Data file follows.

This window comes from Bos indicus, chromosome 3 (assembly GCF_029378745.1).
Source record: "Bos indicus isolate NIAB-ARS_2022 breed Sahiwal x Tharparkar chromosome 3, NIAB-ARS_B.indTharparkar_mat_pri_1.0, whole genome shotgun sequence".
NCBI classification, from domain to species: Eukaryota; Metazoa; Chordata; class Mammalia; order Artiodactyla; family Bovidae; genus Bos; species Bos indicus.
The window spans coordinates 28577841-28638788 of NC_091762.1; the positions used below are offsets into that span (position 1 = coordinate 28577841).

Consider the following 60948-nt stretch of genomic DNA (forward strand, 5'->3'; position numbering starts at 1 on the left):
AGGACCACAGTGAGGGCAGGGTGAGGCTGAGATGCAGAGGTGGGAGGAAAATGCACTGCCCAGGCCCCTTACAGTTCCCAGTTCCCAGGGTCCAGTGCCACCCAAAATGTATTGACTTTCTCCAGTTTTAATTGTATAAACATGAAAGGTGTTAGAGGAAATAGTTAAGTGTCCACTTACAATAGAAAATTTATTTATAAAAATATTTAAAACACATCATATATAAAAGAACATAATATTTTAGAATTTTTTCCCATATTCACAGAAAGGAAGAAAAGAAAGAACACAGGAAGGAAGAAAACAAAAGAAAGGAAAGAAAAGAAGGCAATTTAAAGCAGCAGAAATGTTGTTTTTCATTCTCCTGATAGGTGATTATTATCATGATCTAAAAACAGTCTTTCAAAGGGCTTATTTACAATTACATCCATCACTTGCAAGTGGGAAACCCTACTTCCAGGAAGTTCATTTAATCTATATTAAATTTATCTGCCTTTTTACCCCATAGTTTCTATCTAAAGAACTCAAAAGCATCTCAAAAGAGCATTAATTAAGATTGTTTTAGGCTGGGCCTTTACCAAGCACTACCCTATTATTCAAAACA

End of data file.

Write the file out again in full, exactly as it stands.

This window comes from Bos indicus, chromosome 3 (assembly GCF_029378745.1).
Source record: "Bos indicus isolate NIAB-ARS_2022 breed Sahiwal x Tharparkar chromosome 3, NIAB-ARS_B.indTharparkar_mat_pri_1.0, whole genome shotgun sequence".
NCBI classification, from domain to species: Eukaryota; Metazoa; Chordata; class Mammalia; order Artiodactyla; family Bovidae; genus Bos; species Bos indicus.
The window spans coordinates 28577841-28638788 of NC_091762.1; the positions used below are offsets into that span (position 1 = coordinate 28577841).

Consider the following 60948-nt stretch of genomic DNA (forward strand, 5'->3'; position numbering starts at 1 on the left):
AGGACCACAGTGAGGGCAGGGTGAGGCTGAGATGCAGAGGTGGGAGGAAAATGCACTGCCCAGGCCCCTTACAGTTCCCAGTTCCCAGGGTCCAGTGCCACCCAAAATGTATTGACTTTCTCCAGTTTTAATTGTATAAACATGAAAGGTGTTAGAGGAAATAGTTAAGTGTCCACTTACAATAGAAAATTTATTTATAAAAATATTTAAAACACATCATATATAAAAGAACATAATATTTTAGAATTTTTTCCCATATTCACAGAAAGGAAGAAAAGAAAGAACACAGGAAGGAAGAAAACAAAAGAAAGGAAAGAAAAGAAGGCAATTTAAAGCAGCAGAAATGTTGTTTTTCATTCTCCTGATAGGTGATTATTATCATGATCTAAAAACAGTCTTTCAAAGGGCTTATTTACAATTACATCCATCACTTGCAAGTGGGAAACCCTACTTCCAGGAAGTTCATTTAATCTATATTAAATTTATCTGCCTTTTTACCCCATAGTTTCTATCTAAAGAACTCAAAAGCATCTCAAAAGAGCATTAATTAAGATTGTTTTAGGCTGGGCCTTTACCAAGCACTACCCTATTATTCAAAACA